Macaroons made from desiccated coconut instead of almond are most commonly found in the United Kingdom (in addition to almond macaroons), Australia, the United States, Mauritius, The Netherlands (Kokosmakronen), Germany and Uruguay. They are directly related to the Scottish macaroon. Coconut macaroons are often dipped in chocolate, typically milk chocolate, though dark chocolate and white chocolate are becoming more commonly available. Nuts are often added to coconut macaroons, typically almond slivers, but occasionally pecans, cashews or other nuts. In Australia, a blob of raspberry jam or glacé cherries are often concealed in the centre of the macaroon prior to cooking.
The Scottish macaroon is a sweet confection with a thick velvety centre covered in chocolate and topped with roasted coconut. Traditionally they were made with cold leftovers of mashed potatoes and sugar loaf. When the macaroon bar became commercial the recipe no longer used mashed potato because of shelf life limitations. The modern macaroon is made from a combination (depending on producer) of sugar, glucose, water and egg white. These ingredients make a fondant centre. This recipe was reportedly discovered by accident in 1931, when confectioner John Justice Lees was said to have botched the formula for making a chocolate fondant bar and threw coconut over it in disgust, producing the first macaroon bar. Lee's 'Macaroon Bar,' is also a confectionary treat in Scotland, consisting of a macaroon coating containing Kendal Mint Cake.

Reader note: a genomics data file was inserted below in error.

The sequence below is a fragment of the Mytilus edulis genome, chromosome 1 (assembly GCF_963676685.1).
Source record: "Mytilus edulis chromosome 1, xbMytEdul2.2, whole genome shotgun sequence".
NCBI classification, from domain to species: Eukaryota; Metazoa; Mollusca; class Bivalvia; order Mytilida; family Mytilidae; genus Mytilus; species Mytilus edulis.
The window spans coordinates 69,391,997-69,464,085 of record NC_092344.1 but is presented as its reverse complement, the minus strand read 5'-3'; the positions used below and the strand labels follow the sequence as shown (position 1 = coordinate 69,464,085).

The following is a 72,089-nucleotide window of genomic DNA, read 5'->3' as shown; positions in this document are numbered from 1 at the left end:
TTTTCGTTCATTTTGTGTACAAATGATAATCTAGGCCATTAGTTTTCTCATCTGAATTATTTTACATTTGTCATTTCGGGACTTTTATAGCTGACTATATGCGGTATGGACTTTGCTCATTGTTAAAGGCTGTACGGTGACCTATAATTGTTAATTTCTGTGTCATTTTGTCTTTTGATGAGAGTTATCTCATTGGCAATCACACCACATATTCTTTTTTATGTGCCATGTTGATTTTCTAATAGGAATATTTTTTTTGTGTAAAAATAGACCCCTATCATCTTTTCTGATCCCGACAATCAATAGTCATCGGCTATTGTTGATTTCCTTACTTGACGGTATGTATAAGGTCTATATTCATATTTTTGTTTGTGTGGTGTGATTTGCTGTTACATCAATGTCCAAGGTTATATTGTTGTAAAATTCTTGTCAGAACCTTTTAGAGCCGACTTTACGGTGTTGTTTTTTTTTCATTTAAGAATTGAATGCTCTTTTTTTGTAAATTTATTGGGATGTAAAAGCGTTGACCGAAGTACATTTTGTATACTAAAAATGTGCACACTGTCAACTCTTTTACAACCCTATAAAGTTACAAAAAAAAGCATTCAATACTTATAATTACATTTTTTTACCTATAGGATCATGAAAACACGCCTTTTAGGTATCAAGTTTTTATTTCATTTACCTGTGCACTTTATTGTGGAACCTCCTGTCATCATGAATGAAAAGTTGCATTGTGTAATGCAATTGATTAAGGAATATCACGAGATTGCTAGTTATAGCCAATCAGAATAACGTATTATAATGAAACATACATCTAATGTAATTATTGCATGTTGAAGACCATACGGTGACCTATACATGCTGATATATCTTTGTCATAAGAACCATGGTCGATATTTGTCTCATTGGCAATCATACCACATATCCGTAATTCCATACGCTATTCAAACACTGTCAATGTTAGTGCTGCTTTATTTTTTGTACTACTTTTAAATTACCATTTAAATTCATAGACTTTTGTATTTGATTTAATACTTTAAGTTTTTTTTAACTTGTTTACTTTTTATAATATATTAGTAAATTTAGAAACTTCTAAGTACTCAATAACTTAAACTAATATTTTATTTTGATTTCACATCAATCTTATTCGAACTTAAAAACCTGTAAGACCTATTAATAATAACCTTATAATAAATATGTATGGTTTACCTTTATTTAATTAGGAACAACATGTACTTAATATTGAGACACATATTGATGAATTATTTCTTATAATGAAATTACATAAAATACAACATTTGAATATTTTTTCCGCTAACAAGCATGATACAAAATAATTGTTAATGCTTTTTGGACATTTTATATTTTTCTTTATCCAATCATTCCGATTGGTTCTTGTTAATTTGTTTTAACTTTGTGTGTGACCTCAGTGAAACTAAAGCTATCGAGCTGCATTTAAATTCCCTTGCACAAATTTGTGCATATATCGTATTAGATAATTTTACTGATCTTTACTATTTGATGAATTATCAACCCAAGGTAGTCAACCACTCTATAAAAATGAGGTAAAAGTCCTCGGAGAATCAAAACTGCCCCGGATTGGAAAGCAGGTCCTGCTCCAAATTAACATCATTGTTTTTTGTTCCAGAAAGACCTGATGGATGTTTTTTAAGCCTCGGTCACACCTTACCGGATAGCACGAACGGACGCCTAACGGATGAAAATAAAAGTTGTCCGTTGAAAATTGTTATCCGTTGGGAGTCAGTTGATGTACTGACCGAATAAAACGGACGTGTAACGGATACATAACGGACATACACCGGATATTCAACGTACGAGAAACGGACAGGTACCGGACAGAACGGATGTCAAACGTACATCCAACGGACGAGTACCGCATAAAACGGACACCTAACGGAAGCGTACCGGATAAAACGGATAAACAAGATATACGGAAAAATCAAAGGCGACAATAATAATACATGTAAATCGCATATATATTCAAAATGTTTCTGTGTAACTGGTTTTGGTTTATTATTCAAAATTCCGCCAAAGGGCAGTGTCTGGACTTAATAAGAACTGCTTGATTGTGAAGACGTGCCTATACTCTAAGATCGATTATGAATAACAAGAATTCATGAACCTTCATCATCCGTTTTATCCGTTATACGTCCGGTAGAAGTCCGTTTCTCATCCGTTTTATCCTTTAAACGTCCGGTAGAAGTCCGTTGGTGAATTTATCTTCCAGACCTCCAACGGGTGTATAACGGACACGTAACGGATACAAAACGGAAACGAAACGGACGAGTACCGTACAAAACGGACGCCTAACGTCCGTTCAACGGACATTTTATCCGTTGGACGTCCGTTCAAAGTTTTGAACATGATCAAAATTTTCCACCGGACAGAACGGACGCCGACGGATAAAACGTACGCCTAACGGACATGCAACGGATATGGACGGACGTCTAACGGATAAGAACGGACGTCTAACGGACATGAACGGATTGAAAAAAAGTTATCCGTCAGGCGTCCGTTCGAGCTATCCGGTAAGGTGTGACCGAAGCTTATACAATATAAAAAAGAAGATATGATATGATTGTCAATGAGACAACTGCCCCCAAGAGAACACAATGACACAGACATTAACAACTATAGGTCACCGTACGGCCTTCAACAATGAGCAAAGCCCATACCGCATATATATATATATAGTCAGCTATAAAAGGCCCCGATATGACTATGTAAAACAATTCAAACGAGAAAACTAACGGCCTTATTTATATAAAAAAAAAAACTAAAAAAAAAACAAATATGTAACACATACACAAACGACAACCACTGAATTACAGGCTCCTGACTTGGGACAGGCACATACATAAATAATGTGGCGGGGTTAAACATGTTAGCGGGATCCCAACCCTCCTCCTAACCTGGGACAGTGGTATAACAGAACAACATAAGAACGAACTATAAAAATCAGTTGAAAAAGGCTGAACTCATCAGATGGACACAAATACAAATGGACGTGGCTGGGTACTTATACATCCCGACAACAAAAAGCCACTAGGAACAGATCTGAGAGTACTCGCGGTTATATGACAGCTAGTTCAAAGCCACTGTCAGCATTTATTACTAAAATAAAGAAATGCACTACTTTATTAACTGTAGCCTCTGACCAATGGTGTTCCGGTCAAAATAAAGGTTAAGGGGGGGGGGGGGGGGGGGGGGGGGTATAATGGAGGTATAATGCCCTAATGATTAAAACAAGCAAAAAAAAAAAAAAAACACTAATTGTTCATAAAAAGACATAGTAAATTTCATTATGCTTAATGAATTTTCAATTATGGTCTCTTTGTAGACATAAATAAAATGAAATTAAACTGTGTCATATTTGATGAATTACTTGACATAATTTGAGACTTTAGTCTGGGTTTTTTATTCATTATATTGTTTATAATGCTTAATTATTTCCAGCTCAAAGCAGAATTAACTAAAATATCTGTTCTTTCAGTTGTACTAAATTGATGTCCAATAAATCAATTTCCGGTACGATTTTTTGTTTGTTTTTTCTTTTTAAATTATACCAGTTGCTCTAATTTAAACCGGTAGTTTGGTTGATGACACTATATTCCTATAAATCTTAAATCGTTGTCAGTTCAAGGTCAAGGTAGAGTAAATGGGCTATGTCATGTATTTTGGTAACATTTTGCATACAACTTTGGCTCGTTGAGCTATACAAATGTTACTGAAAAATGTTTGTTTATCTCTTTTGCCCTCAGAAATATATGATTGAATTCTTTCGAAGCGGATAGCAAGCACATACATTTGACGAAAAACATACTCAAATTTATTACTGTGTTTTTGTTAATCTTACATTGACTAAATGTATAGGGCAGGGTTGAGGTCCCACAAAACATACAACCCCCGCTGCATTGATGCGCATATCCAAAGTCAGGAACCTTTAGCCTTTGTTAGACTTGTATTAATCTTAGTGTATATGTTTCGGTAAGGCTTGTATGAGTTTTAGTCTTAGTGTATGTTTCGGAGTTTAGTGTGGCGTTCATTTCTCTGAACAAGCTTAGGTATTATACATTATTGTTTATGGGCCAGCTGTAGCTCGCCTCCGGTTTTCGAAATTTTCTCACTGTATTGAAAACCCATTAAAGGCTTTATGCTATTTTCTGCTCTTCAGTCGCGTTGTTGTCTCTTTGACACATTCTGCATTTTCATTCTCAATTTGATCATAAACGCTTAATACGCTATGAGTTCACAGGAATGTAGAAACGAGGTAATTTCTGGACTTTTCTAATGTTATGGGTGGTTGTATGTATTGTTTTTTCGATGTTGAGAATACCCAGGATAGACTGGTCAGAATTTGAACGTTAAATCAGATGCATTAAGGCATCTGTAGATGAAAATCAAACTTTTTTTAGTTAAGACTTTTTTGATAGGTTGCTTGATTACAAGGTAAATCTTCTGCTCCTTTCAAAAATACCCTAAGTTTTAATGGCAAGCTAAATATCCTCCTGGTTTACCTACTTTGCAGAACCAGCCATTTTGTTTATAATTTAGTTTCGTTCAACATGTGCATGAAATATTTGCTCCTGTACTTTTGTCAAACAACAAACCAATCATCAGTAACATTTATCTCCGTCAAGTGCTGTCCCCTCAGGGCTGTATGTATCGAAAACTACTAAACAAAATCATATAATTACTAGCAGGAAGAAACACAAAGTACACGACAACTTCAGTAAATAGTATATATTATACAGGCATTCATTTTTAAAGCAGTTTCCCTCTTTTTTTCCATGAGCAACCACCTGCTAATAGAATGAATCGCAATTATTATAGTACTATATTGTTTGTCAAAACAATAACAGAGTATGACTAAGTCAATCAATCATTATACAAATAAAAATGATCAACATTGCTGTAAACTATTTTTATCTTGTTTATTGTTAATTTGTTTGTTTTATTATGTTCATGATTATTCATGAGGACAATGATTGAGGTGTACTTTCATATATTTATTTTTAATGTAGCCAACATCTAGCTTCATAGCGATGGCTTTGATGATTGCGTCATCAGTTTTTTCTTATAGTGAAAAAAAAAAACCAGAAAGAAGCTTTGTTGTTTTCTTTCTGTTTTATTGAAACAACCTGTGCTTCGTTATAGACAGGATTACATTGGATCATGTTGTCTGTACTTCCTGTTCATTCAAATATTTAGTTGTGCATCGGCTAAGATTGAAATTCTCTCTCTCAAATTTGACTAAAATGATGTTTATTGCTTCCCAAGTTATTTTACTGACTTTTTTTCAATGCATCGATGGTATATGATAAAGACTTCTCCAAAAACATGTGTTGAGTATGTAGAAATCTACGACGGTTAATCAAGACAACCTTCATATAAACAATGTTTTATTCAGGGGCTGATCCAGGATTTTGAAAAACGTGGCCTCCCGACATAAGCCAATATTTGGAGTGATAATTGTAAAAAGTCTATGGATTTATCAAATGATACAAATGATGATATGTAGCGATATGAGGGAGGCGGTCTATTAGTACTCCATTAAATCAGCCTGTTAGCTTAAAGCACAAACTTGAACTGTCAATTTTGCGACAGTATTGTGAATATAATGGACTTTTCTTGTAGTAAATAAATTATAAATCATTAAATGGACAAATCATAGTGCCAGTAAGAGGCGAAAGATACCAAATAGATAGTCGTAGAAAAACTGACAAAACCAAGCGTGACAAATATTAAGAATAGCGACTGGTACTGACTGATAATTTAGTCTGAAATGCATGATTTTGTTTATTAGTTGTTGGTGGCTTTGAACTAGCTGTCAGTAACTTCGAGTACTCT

Coconut macaroon is the best known variety in America. Commercially made coconut macaroons are generally dense, moist and sweet, and often dipped in chocolate. Homemade macaroons and varieties produced by smaller bakeries are commonly light and fluffy. Macaroons made with coconuts are often piped out with a star shaped tip, whereas macaroons made with nuts are more likely shaped individually due to the stiffness of the dough. Because of their lack of wheat and leavening ingredients, macaroons are often consumed during Passover in many Jewish homes.